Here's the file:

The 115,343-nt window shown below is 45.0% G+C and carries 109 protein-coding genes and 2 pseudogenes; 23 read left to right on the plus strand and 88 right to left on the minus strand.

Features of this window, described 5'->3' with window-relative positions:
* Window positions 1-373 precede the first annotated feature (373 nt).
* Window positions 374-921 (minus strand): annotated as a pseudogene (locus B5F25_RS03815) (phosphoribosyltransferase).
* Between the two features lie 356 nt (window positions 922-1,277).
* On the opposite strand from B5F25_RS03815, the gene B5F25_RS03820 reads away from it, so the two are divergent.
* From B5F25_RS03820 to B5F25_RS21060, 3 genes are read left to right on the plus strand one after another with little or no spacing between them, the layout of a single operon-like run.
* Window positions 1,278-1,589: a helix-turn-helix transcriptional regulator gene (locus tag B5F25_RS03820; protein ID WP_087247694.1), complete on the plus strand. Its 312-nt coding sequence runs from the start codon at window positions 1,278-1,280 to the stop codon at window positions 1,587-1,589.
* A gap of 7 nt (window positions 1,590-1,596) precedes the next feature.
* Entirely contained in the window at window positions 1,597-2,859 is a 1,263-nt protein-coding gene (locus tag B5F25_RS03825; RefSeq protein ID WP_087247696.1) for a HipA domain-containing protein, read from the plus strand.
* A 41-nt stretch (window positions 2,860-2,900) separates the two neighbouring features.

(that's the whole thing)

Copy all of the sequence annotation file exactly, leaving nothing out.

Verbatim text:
The 115,343-nt window shown below is 45.0% G+C and carries 109 protein-coding genes and 2 pseudogenes; 23 read left to right on the plus strand and 88 right to left on the minus strand.

Features of this window, described 5'->3' with window-relative positions:
* Window positions 1-373 precede the first annotated feature (373 nt).
* Window positions 374-921 (minus strand): annotated as a pseudogene (locus B5F25_RS03815) (phosphoribosyltransferase).
* Between the two features lie 356 nt (window positions 922-1,277).
* On the opposite strand from B5F25_RS03815, the gene B5F25_RS03820 reads away from it, so the two are divergent.
* From B5F25_RS03820 to B5F25_RS21060, 3 genes are read left to right on the plus strand one after another with little or no spacing between them, the layout of a single operon-like run.
* Window positions 1,278-1,589: a helix-turn-helix transcriptional regulator gene (locus tag B5F25_RS03820; protein ID WP_087247694.1), complete on the plus strand. Its 312-nt coding sequence runs from the start codon at window positions 1,278-1,280 to the stop codon at window positions 1,587-1,589.
* A gap of 7 nt (window positions 1,590-1,596) precedes the next feature.
* Entirely contained in the window at window positions 1,597-2,859 is a 1,263-nt protein-coding gene (locus tag B5F25_RS03825; RefSeq protein ID WP_087247696.1) for a HipA domain-containing protein, read from the plus strand.
* A 41-nt stretch (window positions 2,860-2,900) separates the two neighbouring features.